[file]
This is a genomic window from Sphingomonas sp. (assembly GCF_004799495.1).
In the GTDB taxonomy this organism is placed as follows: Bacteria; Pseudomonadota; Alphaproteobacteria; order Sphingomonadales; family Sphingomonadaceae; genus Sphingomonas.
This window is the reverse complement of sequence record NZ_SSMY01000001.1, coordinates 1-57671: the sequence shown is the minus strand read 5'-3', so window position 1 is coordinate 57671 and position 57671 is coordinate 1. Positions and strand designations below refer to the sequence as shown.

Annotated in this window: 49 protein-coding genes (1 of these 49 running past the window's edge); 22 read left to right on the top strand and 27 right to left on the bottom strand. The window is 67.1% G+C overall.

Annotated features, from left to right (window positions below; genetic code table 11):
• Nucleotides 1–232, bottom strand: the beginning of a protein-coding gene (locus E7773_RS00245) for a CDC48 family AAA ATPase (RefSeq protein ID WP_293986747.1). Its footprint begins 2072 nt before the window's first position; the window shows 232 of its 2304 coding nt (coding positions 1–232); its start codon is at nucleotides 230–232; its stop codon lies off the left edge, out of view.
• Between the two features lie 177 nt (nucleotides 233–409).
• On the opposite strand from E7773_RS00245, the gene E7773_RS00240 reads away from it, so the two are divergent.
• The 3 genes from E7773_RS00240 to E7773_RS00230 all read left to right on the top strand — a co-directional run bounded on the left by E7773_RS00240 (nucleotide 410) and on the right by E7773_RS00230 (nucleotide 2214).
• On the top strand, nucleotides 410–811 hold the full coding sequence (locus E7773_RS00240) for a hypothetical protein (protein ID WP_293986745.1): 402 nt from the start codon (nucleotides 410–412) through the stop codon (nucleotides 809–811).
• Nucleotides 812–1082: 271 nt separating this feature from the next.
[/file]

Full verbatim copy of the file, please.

This is a genomic window from Sphingomonas sp. (assembly GCF_004799495.1).
In the GTDB taxonomy this organism is placed as follows: Bacteria; Pseudomonadota; Alphaproteobacteria; order Sphingomonadales; family Sphingomonadaceae; genus Sphingomonas.
This window is the reverse complement of sequence record NZ_SSMY01000001.1, coordinates 1-57671: the sequence shown is the minus strand read 5'-3', so window position 1 is coordinate 57671 and position 57671 is coordinate 1. Positions and strand designations below refer to the sequence as shown.

Annotated in this window: 49 protein-coding genes (1 of these 49 running past the window's edge); 22 read left to right on the top strand and 27 right to left on the bottom strand. The window is 67.1% G+C overall.

Annotated features, from left to right (window positions below; genetic code table 11):
• Nucleotides 1–232, bottom strand: the beginning of a protein-coding gene (locus E7773_RS00245) for a CDC48 family AAA ATPase (RefSeq protein ID WP_293986747.1). Its footprint begins 2072 nt before the window's first position; the window shows 232 of its 2304 coding nt (coding positions 1–232); its start codon is at nucleotides 230–232; its stop codon lies off the left edge, out of view.
• Between the two features lie 177 nt (nucleotides 233–409).
• On the opposite strand from E7773_RS00245, the gene E7773_RS00240 reads away from it, so the two are divergent.
• The 3 genes from E7773_RS00240 to E7773_RS00230 all read left to right on the top strand — a co-directional run bounded on the left by E7773_RS00240 (nucleotide 410) and on the right by E7773_RS00230 (nucleotide 2214).
• On the top strand, nucleotides 410–811 hold the full coding sequence (locus E7773_RS00240) for a hypothetical protein (protein ID WP_293986745.1): 402 nt from the start codon (nucleotides 410–412) through the stop codon (nucleotides 809–811).
• Nucleotides 812–1082: 271 nt separating this feature from the next.